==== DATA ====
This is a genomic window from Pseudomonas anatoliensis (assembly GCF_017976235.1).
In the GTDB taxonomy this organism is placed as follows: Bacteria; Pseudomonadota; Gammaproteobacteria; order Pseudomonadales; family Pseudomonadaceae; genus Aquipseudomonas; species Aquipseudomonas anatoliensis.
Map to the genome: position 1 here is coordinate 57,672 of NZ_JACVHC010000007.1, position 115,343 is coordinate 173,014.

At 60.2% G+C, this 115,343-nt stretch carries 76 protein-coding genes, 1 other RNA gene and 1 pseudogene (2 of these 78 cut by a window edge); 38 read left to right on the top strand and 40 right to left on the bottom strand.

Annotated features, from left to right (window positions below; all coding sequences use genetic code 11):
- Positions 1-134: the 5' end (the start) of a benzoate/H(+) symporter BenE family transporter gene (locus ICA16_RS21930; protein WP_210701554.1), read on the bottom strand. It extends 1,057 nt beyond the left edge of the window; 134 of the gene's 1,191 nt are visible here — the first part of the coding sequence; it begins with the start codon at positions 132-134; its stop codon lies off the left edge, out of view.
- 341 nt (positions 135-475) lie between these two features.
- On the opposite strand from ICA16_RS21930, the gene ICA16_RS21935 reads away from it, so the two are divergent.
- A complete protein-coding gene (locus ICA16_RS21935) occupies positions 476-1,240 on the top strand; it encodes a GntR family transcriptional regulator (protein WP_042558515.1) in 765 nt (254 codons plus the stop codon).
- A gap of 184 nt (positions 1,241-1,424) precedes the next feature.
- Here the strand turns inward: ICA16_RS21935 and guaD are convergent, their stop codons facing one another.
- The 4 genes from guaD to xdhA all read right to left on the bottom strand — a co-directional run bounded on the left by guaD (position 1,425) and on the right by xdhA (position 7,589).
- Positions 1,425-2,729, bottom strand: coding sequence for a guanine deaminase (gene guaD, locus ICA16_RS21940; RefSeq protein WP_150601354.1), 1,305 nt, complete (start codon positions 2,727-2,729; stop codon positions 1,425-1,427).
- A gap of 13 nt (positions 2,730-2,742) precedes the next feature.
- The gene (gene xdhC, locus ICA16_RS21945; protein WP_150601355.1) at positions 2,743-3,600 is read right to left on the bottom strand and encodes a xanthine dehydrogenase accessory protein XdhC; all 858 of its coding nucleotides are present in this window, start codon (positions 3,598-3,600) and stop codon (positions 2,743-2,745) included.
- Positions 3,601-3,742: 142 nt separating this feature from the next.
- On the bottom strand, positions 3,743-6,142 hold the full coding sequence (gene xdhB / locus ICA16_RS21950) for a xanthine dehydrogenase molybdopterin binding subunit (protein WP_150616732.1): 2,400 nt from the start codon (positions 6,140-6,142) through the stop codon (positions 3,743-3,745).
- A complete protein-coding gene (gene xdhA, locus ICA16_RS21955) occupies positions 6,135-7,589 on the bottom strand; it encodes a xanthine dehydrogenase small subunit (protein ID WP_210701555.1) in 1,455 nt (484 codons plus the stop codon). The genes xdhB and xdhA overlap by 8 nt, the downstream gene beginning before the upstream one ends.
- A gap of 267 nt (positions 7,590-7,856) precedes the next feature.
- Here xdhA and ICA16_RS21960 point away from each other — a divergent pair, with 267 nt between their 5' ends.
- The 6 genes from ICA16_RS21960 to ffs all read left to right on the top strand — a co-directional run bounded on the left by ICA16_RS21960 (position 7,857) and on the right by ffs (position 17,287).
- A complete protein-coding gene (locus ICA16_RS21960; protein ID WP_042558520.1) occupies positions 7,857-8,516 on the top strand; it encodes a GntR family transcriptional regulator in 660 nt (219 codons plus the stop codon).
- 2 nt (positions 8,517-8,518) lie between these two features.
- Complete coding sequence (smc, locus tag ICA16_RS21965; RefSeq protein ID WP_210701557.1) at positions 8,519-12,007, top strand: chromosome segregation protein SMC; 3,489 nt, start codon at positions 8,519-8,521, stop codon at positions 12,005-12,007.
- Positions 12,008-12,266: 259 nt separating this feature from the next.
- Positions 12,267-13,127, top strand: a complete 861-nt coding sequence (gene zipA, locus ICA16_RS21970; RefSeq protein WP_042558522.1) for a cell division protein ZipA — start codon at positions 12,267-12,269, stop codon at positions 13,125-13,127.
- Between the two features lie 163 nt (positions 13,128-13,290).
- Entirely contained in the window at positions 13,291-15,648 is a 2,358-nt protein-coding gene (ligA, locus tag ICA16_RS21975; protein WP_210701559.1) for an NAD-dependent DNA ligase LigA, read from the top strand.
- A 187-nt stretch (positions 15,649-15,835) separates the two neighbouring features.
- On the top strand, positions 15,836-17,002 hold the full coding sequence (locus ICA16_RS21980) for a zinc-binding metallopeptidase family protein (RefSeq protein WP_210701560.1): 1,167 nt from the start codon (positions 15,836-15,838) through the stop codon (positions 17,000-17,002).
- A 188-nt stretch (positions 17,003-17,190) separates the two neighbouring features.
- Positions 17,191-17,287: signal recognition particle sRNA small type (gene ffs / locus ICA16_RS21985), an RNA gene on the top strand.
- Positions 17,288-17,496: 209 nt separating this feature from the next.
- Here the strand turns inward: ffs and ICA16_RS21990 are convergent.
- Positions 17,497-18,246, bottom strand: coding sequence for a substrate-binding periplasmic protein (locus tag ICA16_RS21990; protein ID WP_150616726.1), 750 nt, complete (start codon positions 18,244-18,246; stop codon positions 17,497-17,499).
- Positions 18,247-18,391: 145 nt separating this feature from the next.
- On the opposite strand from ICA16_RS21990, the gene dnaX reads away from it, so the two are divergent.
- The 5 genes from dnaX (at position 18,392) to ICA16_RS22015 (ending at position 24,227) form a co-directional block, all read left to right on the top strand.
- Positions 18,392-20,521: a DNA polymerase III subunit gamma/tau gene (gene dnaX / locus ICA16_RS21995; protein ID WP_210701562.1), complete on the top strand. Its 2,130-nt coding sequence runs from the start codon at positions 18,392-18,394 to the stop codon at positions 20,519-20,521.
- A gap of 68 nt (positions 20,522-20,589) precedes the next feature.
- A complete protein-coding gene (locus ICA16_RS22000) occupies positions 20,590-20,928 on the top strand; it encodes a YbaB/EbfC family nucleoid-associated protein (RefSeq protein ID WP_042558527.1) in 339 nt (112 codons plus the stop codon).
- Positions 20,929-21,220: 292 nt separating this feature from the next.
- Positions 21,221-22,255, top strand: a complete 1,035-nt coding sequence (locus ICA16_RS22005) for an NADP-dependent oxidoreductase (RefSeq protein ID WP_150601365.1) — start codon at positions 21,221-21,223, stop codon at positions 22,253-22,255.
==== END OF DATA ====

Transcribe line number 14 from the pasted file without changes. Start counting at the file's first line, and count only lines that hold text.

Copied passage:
- A gap of 13 nt (positions 2,730-2,742) precedes the next feature.